The drill centered on Jacksonville International Airport and involved area hospitals. Amateur Radio was used to coordinate the movement of “victims” of a simulated terrorist attack to hospitals. The drill went well and received much media publicity. An audio clip from W4IZ/R was used in one TV news report.
N4UF spoke on Broadband over Power Line (BPL). No BPL tests are known to be planned for NE Florida at this time. But if power companies believe that introducing BPL in this area would produce a verifiable income stream, BPL will probably be coming. Reports of BPL tests in Tallahassee and Gainesville have not been verified.
N4UF added that the current administration in Washington has strongly endorsed BPL. Even the president has stated that his plans to provide broadband to everyone in the country by 2007 include BPL.
BPL detractors, including ARRL, have said that BPL will have severe impact on frequencies up to 80 MHz. The most popular form of BPL uses power lines to get broadband to each neighborhood and Wi-Fi to distribute service to residents.
It also is very possible that ham transmissions could disrupt BPL service. If so, it is almost certain that hams will get the short end of the stick if current rules are changed as to who is responsible for interference.
BPL proponents state that interference can be mitigated and that opponents are standing in the way of progress. Others think BPL is a “flash in the pan” technology that will be outdated by the time it could be implemented on a widespread basis.
Field Day was discussed. N4UF said that the traditional “centralized” Field Day operations have minimal relevance to actual activations compared to ten or twenty years ago. Centralized operations also require a lot of effort often under adverse weather conditions.
Those who would like to organize and participate in a centralized Field Day should contact N4UF or any NOFARS Board member ASAP. Friday set-up volunteers, team captains and operators (especially from 0000-1400 Sunday) are needed.
The second possibility for FD ties in with NOFARS Good Neighbor Radio Operator Program. This “decentralized” option would have members operating from their homes using back-up power and antennas. Set-ups also could be established from parks, campsites or mobiles. Only one or a few operators would staff each operation and full-time participation is not necessary.
N4UF cited vacant land being prepared for a subdivision on the north border of his property. Sloping dipoles from trees on the border will provide effective coverage to the north, northeast and northwest–which are the main paths from Florida to the rest of the US and Canada (where most FD activity occurs).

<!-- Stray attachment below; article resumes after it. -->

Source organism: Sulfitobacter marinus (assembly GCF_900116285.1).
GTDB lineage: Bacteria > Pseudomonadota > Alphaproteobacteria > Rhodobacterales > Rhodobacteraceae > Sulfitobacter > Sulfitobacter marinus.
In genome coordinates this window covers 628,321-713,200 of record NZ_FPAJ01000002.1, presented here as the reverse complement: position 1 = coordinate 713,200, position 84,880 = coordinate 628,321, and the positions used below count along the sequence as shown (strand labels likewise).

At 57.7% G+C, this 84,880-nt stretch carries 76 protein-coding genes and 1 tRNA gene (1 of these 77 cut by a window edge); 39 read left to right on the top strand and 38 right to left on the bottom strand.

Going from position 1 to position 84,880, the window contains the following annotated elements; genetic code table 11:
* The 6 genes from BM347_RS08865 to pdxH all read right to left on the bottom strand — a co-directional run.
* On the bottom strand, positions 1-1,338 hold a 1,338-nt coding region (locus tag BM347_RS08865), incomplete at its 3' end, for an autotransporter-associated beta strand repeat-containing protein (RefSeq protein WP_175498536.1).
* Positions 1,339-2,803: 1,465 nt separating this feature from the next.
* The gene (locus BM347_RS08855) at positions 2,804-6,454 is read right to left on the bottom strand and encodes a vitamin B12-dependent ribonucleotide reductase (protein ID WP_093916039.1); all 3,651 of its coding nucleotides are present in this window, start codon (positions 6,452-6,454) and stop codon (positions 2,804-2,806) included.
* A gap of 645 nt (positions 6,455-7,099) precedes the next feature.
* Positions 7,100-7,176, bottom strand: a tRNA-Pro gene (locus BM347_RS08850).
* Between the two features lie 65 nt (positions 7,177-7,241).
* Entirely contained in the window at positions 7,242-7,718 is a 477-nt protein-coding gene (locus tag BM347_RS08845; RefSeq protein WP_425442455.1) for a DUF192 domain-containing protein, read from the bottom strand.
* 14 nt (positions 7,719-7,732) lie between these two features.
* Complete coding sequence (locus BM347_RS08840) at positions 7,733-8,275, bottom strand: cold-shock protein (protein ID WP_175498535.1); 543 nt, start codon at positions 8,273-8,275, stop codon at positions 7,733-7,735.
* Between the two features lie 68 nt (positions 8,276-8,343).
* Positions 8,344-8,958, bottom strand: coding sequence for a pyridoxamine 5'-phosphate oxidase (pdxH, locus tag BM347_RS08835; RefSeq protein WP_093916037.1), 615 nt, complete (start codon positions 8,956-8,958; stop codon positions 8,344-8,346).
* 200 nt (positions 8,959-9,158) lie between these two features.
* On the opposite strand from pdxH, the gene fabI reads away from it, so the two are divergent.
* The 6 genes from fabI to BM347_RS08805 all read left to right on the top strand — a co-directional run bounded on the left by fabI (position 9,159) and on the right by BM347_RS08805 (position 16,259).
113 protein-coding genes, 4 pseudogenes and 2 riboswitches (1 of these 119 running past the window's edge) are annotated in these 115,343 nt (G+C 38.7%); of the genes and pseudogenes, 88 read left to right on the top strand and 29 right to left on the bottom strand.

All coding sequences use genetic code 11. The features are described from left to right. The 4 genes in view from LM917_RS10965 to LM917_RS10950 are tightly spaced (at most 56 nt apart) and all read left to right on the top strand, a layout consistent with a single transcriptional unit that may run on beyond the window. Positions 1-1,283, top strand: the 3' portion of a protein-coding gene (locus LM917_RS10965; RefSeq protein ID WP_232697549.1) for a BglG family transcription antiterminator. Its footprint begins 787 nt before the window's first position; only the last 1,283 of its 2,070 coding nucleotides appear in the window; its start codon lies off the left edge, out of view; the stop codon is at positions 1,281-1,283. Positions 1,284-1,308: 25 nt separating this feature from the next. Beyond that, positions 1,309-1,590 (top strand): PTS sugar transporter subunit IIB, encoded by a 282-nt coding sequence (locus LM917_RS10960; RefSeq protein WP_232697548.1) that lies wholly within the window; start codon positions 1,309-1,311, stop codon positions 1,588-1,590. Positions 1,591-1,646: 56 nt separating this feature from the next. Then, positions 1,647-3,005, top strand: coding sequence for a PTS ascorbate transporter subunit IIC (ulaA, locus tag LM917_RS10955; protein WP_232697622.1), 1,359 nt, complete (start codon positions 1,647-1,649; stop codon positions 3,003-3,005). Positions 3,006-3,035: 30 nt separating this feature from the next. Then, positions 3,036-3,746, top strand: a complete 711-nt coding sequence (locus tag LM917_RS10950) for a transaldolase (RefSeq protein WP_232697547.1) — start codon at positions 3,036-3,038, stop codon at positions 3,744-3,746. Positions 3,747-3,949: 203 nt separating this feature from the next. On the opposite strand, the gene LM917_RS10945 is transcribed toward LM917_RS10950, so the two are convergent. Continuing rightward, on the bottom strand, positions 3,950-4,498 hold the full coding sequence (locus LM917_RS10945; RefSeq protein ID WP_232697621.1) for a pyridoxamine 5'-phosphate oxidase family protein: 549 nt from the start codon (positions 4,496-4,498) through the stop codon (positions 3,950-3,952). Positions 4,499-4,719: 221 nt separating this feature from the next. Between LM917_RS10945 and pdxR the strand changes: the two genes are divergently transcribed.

FD operators are encouraged to identify similar locations in their areas where a basic single-transmitter operation could be established.
The FD format will be decided in June and will be driven by volunteers that respond by the next meeting. In any event, make plans to participate in the 2004 Field Day on June 26-27. Watch the NOFARS web site www.nofars.org for updates on Field Day.
Radio Direction Finding (RDF) tips were discussed. Most RDF activity takes place on 80 meters and 2 meters. By using simple RDF techniques, members can assist with jamming to the W4IZ Repeater and inadvertant transmitter lockups.
When the repeater is locked up by an input signal, users should switch to the input frequency (146.100 MHz) and monitor the signal strength. Even an HT is valuable for this purpose. This is the most important thing to do first.
The signal strength should be reported via e-mail to firstname.lastname@example.org or telephone (765-3230) or on another frequency established for coordination.
Reports can be simple such as “no signal heard…weak signal…medium signal… strong signal…full-scale signal,” etc. Reports of “no signal heard” can be most valuable to eliminate an area and allow concentration of RDF efforts on other parts of town.
A strong signal with the receiver antenna disconnected indicates the source is within a few blocks.
Also note any characteristics of the interfering signal such as background audio.
For those that want to assist even more, the I-295/SR9A loop around Jacksonville provides a convenient path for a mobile to gather information–especially for those who live near an access to the loop. Again, only an HT with a short antenna can be of use. While driving on I-295/SR9A, note where signal peaks occur and make a report.